Uncle Bud (Part 1)

Although he was born Lewis Arthur Mothersbaugh (1875-1941), our family knew him affectionately as “Uncle Bud.” Bud was married to my great-grand aunt, Maria Magdalena Raiffeisen. I never had the chance to meet him but I have gotten to know him through my grandmother Roma Siegel (1909-1988). As we sifted through Roma’s possessions following her death, I discovered a small leather-bound book that looked interesting to me. Later I would realize that this small book was Lewis’s diary from his time in the U.S. Marine Corps (1898-1902). I looked at the diary in the months and years that followed and figured out a few details, but never got much further until my uncle, Carl D. Siegel, passed away in 1999. In my uncle’s attic we found Bud’s service trunk that was filled with pictures, letters, and other ephemera. In addition to Bud’s mementos, Bud’s mother had lovingly kept every letter her son wrote home to his family. It was a treasure trove unveiling a life.

In the intervening years I have begun to piece together Bud’s story. The oldest of eight children, Bud was born in Illinois to Samuel and Artie (Martin) Mothersbaugh 1. When Bud was four, the Mothersbaugh family moved to a farm near Syracuse, Missouri, in proximity to the Carl Raiffeisen family, my two-times-great-grandparents. Samuel Mothersbaugh farmed and tried his hand at mining. Life was hard but the neighborhood families shared food, families, friendship and love – in the good times and the bad.

Making a living was difficult for a young man who could not afford to buy land. So at age 23, Bud set out to find his place in this world. He began with the railroad, working his way through Colorado and New Mexico, then on to California. While in California he heard of a job with good benefits where a man could save his earnings and perhaps have enough money to buy land in only a few years. On November 17, 1898, Lewis Mothersbaugh joined the United States Marine Corps 2. He wrote home to his parents explaining that he believed he could save at least $600 after only five years of service, maybe more if he was at sea during war…and he was 3. Bud’s letters home would detail his ship the USS Yorktown’s travel from Mare Island, California to Hawaii, Guam, Indonesia, China and the Philippines – all exotic places to a Missouri farm boy.

According to his diary, Bud was involved in battle during the Boxer Rebellion in China in the summer of 1900 as well as several skirmishes with Spanish forces in the Philippine Islands before and after the events in China. He boarded enemy ships and was “allowed” to take items from them. He sent his brother a picture of a Spanish officer with his family that likely was taken from the officer quarters on the vessel. When writing to his parents he described what he saw and experienced in terms that his family would understand. In one letter from July 1899, he wrote that the Filipino natives didn’t like to wear much clothing and carried large knives. He said, “They all carry something like a corn knife in a scabbard” (what the Filipinos call a “Bolo” knife).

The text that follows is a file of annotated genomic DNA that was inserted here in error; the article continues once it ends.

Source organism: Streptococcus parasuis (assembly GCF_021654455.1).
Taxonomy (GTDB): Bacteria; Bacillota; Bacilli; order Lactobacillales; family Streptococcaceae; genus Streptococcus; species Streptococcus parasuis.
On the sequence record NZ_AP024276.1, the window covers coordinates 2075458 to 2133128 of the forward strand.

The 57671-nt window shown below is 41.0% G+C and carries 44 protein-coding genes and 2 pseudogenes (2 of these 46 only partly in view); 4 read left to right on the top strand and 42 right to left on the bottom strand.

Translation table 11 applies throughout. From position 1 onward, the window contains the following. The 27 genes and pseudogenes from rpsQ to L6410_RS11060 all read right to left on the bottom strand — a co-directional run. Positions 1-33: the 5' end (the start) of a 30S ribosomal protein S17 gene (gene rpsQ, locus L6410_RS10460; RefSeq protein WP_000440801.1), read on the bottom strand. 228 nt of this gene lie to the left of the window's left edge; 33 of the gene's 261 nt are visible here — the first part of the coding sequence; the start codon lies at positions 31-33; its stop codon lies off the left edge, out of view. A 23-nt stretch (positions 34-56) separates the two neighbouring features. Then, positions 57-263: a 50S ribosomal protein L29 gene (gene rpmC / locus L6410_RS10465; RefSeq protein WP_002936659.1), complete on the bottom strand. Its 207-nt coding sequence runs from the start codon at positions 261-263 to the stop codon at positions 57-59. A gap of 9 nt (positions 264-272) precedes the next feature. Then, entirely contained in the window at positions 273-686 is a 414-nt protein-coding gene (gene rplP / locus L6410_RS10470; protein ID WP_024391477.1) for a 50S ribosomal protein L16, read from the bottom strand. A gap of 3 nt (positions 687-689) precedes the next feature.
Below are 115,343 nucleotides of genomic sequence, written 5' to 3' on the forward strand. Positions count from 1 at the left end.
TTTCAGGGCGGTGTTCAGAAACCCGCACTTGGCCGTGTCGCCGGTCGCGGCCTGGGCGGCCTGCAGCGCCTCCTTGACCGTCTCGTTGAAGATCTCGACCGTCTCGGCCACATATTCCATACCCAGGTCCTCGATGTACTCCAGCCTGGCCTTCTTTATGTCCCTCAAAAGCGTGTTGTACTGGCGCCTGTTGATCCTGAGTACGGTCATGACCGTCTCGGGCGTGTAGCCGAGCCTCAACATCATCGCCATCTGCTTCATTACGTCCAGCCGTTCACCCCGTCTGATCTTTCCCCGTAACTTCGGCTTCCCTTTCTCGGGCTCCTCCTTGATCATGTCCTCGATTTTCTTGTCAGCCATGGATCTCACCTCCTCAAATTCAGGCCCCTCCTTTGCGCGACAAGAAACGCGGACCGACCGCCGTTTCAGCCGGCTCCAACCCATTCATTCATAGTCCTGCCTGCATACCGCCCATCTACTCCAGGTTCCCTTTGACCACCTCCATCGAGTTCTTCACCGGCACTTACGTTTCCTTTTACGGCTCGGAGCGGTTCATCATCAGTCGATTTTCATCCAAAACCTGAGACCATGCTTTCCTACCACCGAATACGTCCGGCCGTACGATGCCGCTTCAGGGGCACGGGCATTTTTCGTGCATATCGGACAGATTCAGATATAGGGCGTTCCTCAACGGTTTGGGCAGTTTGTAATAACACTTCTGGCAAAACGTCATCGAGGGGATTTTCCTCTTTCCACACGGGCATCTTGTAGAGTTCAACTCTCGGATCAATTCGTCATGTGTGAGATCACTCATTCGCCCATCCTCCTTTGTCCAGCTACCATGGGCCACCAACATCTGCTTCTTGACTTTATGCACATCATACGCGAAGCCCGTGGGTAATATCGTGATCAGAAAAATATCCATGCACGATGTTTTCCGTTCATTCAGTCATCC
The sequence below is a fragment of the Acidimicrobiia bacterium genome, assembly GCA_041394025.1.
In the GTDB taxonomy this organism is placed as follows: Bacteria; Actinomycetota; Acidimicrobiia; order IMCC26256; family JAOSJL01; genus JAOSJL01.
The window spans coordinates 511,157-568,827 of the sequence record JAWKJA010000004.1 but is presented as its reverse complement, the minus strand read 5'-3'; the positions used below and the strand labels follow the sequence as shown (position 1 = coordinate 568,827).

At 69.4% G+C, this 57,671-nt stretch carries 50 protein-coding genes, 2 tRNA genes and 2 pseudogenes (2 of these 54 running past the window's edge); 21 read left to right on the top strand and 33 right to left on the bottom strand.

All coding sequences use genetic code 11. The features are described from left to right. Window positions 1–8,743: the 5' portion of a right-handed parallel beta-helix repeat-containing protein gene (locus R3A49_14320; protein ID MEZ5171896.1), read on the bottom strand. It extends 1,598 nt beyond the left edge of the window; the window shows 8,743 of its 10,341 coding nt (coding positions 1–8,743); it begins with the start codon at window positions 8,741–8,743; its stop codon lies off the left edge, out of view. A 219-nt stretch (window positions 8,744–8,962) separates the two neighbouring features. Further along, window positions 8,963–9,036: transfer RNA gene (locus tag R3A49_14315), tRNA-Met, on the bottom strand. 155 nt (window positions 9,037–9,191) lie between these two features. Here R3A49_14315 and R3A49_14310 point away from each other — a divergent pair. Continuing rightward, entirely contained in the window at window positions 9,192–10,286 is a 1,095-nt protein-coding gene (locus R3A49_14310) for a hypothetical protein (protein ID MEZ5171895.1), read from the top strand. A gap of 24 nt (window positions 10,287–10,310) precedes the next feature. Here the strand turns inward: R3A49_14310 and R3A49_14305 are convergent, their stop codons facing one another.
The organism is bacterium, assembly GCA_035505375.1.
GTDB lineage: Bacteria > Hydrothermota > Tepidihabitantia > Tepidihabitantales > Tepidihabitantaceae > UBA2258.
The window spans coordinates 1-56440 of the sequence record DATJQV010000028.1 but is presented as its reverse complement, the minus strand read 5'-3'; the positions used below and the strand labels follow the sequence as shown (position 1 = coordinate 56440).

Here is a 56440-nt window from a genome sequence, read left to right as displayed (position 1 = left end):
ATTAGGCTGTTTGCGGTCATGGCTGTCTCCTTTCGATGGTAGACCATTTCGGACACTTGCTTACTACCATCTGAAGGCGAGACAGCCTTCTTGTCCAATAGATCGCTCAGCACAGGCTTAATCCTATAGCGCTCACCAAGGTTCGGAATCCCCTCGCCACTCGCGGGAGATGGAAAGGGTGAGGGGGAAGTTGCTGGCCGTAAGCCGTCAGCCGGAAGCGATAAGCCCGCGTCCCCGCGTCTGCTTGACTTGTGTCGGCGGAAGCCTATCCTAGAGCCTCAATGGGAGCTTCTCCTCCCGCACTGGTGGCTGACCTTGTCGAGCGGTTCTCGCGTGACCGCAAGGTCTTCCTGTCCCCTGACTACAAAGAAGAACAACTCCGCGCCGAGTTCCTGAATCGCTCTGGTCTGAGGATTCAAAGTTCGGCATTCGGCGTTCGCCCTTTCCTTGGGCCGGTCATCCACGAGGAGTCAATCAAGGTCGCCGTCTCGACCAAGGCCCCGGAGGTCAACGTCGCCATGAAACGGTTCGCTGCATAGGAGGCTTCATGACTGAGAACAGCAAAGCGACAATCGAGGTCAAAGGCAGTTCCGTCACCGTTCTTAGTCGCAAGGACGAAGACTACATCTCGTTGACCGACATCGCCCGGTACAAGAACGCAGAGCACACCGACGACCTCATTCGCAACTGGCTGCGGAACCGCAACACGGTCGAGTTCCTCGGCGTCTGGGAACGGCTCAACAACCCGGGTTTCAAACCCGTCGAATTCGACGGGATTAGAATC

Bud had his greatest adventure in China. On June 10, 1900, he arrived in Tientsin, where he would spend the next few weeks fighting against the Chinese rebels called the “Boxers.” For several consecutive days he wrote in his diary, noting the work to build defenses against enemy rifle fire and bombardments, as well as the battles he faced on a daily basis. Bud detailed the military actions, advancements and deaths that occurred. He wrote home to tell his parents he had survived the battle because he knew the Boxer Rebellion had been reported in the newspapers that his folks would be worried. He explained that the Chinese shells were not that effective, but the sound of a rifle ball is “what will cause a man to hug the ground. 4” Perhaps a bit excited from the thrill of surviving the battle, he made a decision – he was in China after all. Lewis Mothersbaugh went absent without leave to see the Great Wall. Now that is a Missourian for you – he had to see if for himself.

Keep following this blog to read more of Bud’s story!

    1 1880 U.S. Federal Census. Household  of Samuel Mothersbaugh, Richland, Morgan, MO; Enumeration District 191, National  Archives Microfilm T9_705; Family History Film 1254705; Pg. 191.2000; Image  0385. Provo, UT: Ancestry.com, 2005. [Lists Lewis Mothersbaugh as white male,  age 5, born in IL.] Accessed 8 Nov 2018.-
2 Undated letter from Lewis Mothersbaugh to his folks.  In author’s private collection.
 3 Muster Rolls of the U.S. Marine Corps,  1798-1892. Microfilm Publication T1118, 123 rolls. ARC ID: 922159. Records of  the U.S. Marine Corps, Record Group 127; National Archives in Washington, D.C. Provo,  UT: Ancestry.com, 2007.
4 Letter from Bud to parents, 4 July 1900, Tientsin,  China.